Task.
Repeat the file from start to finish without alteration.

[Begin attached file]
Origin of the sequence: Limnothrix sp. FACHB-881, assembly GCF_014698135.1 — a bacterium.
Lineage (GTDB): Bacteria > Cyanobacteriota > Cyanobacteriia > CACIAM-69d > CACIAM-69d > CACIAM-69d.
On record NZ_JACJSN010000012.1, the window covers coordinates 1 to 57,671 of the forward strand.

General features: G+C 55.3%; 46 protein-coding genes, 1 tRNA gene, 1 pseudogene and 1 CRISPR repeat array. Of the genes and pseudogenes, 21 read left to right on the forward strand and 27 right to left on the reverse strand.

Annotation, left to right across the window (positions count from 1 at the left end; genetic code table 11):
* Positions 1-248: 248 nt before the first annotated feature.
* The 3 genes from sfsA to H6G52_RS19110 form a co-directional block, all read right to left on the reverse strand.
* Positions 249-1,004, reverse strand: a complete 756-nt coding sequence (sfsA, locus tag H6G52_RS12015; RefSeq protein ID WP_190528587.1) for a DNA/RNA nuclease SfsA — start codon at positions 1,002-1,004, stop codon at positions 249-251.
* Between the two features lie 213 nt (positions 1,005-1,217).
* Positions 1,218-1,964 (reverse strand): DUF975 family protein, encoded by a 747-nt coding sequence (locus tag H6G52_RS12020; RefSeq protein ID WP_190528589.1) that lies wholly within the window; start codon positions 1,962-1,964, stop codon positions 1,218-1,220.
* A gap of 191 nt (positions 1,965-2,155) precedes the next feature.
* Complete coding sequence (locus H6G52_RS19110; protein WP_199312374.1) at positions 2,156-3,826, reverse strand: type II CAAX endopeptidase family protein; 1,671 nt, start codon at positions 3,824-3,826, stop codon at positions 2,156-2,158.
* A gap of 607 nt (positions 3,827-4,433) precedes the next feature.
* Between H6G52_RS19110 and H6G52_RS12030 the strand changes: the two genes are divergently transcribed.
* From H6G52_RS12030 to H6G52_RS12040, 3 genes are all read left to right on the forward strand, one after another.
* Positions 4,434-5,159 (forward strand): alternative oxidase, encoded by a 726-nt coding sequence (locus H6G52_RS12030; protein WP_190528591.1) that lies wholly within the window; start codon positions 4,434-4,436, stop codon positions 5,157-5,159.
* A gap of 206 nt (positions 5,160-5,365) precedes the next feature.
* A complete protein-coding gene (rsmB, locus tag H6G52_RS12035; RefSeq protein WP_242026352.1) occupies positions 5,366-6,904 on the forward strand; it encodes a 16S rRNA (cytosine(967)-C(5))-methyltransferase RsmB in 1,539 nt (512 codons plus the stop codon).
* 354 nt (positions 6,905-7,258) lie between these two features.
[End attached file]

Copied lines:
Origin of the sequence: Limnothrix sp. FACHB-881, assembly GCF_014698135.1 — a bacterium.
Lineage (GTDB): Bacteria > Cyanobacteriota > Cyanobacteriia > CACIAM-69d > CACIAM-69d > CACIAM-69d.
On record NZ_JACJSN010000012.1, the window covers coordinates 1 to 57,671 of the forward strand.

General features: G+C 55.3%; 46 protein-coding genes, 1 tRNA gene, 1 pseudogene and 1 CRISPR repeat array. Of the genes and pseudogenes, 21 read left to right on the forward strand and 27 right to left on the reverse strand.

Annotation, left to right across the window (positions count from 1 at the left end; genetic code table 11):
* Positions 1-248: 248 nt before the first annotated feature.
* The 3 genes from sfsA to H6G52_RS19110 form a co-directional block, all read right to left on the reverse strand.
* Positions 249-1,004, reverse strand: a complete 756-nt coding sequence (sfsA, locus tag H6G52_RS12015; RefSeq protein ID WP_190528587.1) for a DNA/RNA nuclease SfsA — start codon at positions 1,002-1,004, stop codon at positions 249-251.
* Between the two features lie 213 nt (positions 1,005-1,217).
* Positions 1,218-1,964 (reverse strand): DUF975 family protein, encoded by a 747-nt coding sequence (locus tag H6G52_RS12020; RefSeq protein ID WP_190528589.1) that lies wholly within the window; start codon positions 1,962-1,964, stop codon positions 1,218-1,220.
* A gap of 191 nt (positions 1,965-2,155) precedes the next feature.
* Complete coding sequence (locus H6G52_RS19110; protein WP_199312374.1) at positions 2,156-3,826, reverse strand: type II CAAX endopeptidase family protein; 1,671 nt, start codon at positions 3,824-3,826, stop codon at positions 2,156-2,158.
* A gap of 607 nt (positions 3,827-4,433) precedes the next feature.
* Between H6G52_RS19110 and H6G52_RS12030 the strand changes: the two genes are divergently transcribed.
* From H6G52_RS12030 to H6G52_RS12040, 3 genes are all read left to right on the forward strand, one after another.
* Positions 4,434-5,159 (forward strand): alternative oxidase, encoded by a 726-nt coding sequence (locus H6G52_RS12030; protein WP_190528591.1) that lies wholly within the window; start codon positions 4,434-4,436, stop codon positions 5,157-5,159.
* A gap of 206 nt (positions 5,160-5,365) precedes the next feature.
* A complete protein-coding gene (rsmB, locus tag H6G52_RS12035; RefSeq protein WP_242026352.1) occupies positions 5,366-6,904 on the forward strand; it encodes a 16S rRNA (cytosine(967)-C(5))-methyltransferase RsmB in 1,539 nt (512 codons plus the stop codon).
* 354 nt (positions 6,905-7,258) lie between these two features.